Wave Power - Sustainable Energy Or Environmentally Costly? A Review With Special Emphasis On Linear Wave Energy Converters

Journal Article

Title: Wave Power - Sustainable Energy Or Environmentally Costly? A Review With Special Emphasis On Linear Wave Energy Converters
Publication Date:
December 01, 2010
Journal: Renewable and Sustainable Energy Reviews
Volume: 14
Issue: 4
Pages: 1329-1335
Publisher: Elsevier
Affiliation:
Technology Type:

Document Access

Website: External Link

Citation

Langhamer, O.; Haikonen, K.; Sundberg, J. (2010). Wave Power - Sustainable Energy Or Environmentally Costly? A Review With Special Emphasis On Linear Wave Energy Converters. Renewable and Sustainable Energy Reviews, 14(4), 1329-1335.
Abstract:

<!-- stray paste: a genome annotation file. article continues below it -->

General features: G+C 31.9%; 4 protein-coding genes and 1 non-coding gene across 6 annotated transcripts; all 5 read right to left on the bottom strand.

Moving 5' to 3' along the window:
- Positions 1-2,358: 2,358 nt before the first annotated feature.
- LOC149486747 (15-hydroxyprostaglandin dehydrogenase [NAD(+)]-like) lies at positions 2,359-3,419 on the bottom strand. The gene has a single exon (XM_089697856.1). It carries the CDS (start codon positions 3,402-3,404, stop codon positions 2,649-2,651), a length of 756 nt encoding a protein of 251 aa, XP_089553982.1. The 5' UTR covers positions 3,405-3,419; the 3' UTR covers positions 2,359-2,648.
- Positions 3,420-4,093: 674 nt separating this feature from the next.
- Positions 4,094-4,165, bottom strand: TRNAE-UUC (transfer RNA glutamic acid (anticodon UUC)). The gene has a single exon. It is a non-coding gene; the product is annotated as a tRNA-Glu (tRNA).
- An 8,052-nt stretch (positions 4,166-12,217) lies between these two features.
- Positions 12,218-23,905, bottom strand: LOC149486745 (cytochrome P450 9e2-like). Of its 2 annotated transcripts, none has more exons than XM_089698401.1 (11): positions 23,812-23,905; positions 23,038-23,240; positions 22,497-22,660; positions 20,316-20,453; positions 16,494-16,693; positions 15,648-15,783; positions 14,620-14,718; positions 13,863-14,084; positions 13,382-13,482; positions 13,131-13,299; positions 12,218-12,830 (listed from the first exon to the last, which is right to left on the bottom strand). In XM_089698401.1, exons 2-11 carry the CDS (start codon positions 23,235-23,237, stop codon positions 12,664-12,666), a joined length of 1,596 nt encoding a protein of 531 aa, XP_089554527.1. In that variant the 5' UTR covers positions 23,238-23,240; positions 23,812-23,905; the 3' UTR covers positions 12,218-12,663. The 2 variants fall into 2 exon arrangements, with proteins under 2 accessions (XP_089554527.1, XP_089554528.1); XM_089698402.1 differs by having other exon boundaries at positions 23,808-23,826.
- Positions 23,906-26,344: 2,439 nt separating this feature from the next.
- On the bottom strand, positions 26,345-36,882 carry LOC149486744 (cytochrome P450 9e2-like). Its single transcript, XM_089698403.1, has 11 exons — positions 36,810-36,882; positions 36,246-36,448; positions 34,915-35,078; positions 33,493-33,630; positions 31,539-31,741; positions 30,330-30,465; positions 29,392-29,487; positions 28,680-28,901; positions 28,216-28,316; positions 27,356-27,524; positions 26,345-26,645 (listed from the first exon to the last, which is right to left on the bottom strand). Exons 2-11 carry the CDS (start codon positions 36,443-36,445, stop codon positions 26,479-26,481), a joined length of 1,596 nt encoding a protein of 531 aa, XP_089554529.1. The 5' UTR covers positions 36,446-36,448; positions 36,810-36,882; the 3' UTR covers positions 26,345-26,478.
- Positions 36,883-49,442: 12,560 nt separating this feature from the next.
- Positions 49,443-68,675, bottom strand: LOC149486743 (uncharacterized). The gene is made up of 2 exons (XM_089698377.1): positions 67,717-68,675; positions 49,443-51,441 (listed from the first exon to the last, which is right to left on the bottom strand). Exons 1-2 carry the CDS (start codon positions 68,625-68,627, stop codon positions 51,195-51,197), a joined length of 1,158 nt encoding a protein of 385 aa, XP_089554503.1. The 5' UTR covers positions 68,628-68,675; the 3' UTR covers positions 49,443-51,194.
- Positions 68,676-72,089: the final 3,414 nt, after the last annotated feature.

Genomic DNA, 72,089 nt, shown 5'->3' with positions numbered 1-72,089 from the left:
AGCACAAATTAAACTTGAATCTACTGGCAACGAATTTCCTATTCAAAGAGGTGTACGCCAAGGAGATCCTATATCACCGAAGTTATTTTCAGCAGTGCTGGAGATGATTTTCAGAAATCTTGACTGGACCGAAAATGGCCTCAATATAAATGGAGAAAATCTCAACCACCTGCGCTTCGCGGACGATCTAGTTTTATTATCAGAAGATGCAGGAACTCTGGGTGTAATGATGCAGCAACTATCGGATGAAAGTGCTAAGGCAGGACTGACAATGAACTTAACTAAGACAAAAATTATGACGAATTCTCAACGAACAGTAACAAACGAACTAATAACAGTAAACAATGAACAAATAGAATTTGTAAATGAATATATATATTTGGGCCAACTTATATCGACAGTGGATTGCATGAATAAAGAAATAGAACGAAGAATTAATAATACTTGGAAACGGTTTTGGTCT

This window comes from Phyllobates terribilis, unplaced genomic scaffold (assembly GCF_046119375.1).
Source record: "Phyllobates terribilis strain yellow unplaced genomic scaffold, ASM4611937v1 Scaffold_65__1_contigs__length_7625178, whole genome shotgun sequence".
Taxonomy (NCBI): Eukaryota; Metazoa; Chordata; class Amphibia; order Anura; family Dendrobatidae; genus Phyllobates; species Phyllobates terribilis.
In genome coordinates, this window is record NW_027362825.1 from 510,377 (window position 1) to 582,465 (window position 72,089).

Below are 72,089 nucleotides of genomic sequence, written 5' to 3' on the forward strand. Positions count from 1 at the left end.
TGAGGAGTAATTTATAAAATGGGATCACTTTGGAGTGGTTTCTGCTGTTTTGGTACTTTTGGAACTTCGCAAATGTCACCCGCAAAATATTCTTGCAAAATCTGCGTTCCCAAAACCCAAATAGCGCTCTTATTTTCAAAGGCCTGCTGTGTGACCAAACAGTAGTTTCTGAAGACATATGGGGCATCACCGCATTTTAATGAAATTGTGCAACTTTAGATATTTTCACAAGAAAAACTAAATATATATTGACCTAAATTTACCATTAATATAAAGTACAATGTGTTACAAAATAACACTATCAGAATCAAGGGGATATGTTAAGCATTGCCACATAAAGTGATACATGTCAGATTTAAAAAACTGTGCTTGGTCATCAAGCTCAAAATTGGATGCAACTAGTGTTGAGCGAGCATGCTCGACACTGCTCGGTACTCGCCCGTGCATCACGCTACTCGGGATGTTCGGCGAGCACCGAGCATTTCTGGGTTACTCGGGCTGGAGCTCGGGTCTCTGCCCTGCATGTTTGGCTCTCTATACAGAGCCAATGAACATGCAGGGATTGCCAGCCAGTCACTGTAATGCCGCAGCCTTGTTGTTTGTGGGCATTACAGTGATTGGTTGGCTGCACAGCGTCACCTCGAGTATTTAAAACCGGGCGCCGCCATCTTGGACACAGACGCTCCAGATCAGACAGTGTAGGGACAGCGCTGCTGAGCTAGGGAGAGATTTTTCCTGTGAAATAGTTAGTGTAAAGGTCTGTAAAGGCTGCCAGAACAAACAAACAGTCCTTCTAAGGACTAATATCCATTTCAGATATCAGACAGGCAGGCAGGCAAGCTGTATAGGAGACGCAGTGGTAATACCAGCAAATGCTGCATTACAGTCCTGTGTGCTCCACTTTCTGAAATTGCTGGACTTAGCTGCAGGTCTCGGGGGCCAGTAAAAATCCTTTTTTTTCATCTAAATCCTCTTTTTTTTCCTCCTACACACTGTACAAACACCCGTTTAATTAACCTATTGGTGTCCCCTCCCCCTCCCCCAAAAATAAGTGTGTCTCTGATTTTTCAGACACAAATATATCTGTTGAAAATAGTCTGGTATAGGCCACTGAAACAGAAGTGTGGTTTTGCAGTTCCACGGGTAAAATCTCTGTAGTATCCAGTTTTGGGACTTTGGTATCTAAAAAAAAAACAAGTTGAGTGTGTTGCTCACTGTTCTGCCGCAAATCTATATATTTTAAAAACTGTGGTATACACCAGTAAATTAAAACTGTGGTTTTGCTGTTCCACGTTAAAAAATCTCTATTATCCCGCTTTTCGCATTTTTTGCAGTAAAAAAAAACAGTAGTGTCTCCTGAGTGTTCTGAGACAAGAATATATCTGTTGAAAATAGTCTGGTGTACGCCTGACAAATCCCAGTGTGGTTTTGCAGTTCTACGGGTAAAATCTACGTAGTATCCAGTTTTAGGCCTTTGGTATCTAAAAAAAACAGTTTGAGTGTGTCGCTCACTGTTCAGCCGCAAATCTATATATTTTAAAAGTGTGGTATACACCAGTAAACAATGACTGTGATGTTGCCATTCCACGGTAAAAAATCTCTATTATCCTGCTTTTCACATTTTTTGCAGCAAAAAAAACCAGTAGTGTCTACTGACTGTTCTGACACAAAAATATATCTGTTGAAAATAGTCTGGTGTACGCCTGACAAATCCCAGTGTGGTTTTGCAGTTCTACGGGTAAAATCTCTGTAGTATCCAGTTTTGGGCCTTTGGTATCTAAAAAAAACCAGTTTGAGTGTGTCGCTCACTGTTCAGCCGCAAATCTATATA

Generating electricity from waves is predicted to be a new source of renewable energy conversion expanding significantly, with a global potential in the range of wind and hydropower. Several wave power techniques are on the merge of commercialization, and thus evoke questions of environmental concern. Conservation matters are to some extent valid independent of technique but we mainly focus on point absorbing linear generators. By giving examples from the Lysekil project, run by Uppsala University and situated on the Swedish west coast, we demonstrate ongoing and future environmental studies to be performed along with technical research and development. We describe general environmental aspects generated by wave power projects; issues also likely to appear in Environmental Impact Assessment studies. Colonization patterns and bio-fouling are discussed with particular reference to changes of the seabed and alterations due to new substrates. A purposeful artificial reef design to specially cater for economically important or threatened species is also discussed. Questions related to fish, fishery and marine mammals are other examples of topics where, e.g. no-take zones, marine bio-acoustics and electromagnetic fields are important areas. In this review we point out areas in which studies likely will be needed, as ventures out in the oceans also will give ample opportunities for marine environmental research in general and in areas not previously studied. Marine environmental and ecological aspects appear to be unavoidable for application processes and in post-deployment studies concerning renewable energy extraction. Still, all large-scale renewable energy conversion will cause some impact mainly by being area demanding. An early incorporation of multidisciplinary and high quality research might be a key for new ocean-based techniques.

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